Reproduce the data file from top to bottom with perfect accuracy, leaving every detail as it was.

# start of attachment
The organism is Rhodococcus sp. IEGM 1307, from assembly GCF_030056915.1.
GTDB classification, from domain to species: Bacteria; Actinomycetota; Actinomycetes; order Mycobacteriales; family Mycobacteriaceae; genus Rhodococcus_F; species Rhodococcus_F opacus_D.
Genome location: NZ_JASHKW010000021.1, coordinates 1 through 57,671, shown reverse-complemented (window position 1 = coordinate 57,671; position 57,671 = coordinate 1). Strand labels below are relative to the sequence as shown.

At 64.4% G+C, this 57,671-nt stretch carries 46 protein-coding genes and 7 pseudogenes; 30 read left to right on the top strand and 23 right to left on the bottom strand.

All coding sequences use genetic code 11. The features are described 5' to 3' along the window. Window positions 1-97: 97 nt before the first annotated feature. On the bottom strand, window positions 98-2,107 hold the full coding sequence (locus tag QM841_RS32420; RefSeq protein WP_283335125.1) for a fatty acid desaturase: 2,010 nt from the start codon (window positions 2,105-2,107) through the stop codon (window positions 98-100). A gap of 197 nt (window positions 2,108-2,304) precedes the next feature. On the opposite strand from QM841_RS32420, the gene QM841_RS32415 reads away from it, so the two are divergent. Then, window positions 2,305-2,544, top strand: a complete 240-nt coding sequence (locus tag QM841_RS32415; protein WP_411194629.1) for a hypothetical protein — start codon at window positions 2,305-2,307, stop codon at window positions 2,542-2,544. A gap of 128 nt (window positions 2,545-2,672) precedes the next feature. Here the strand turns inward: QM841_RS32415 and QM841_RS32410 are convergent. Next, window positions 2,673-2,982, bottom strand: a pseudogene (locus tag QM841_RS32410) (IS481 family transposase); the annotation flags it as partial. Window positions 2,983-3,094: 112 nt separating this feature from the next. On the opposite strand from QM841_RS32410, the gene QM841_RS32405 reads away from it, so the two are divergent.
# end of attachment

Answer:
The organism is Rhodococcus sp. IEGM 1307, from assembly GCF_030056915.1.
GTDB classification, from domain to species: Bacteria; Actinomycetota; Actinomycetes; order Mycobacteriales; family Mycobacteriaceae; genus Rhodococcus_F; species Rhodococcus_F opacus_D.
Genome location: NZ_JASHKW010000021.1, coordinates 1 through 57,671, shown reverse-complemented (window position 1 = coordinate 57,671; position 57,671 = coordinate 1). Strand labels below are relative to the sequence as shown.

At 64.4% G+C, this 57,671-nt stretch carries 46 protein-coding genes and 7 pseudogenes; 30 read left to right on the top strand and 23 right to left on the bottom strand.

All coding sequences use genetic code 11. The features are described 5' to 3' along the window. Window positions 1-97: 97 nt before the first annotated feature. On the bottom strand, window positions 98-2,107 hold the full coding sequence (locus tag QM841_RS32420; RefSeq protein WP_283335125.1) for a fatty acid desaturase: 2,010 nt from the start codon (window positions 2,105-2,107) through the stop codon (window positions 98-100). A gap of 197 nt (window positions 2,108-2,304) precedes the next feature. On the opposite strand from QM841_RS32420, the gene QM841_RS32415 reads away from it, so the two are divergent. Then, window positions 2,305-2,544, top strand: a complete 240-nt coding sequence (locus tag QM841_RS32415; protein WP_411194629.1) for a hypothetical protein — start codon at window positions 2,305-2,307, stop codon at window positions 2,542-2,544. A gap of 128 nt (window positions 2,545-2,672) precedes the next feature. Here the strand turns inward: QM841_RS32415 and QM841_RS32410 are convergent. Next, window positions 2,673-2,982, bottom strand: a pseudogene (locus tag QM841_RS32410) (IS481 family transposase); the annotation flags it as partial. Window positions 2,983-3,094: 112 nt separating this feature from the next. On the opposite strand from QM841_RS32410, the gene QM841_RS32405 reads away from it, so the two are divergent.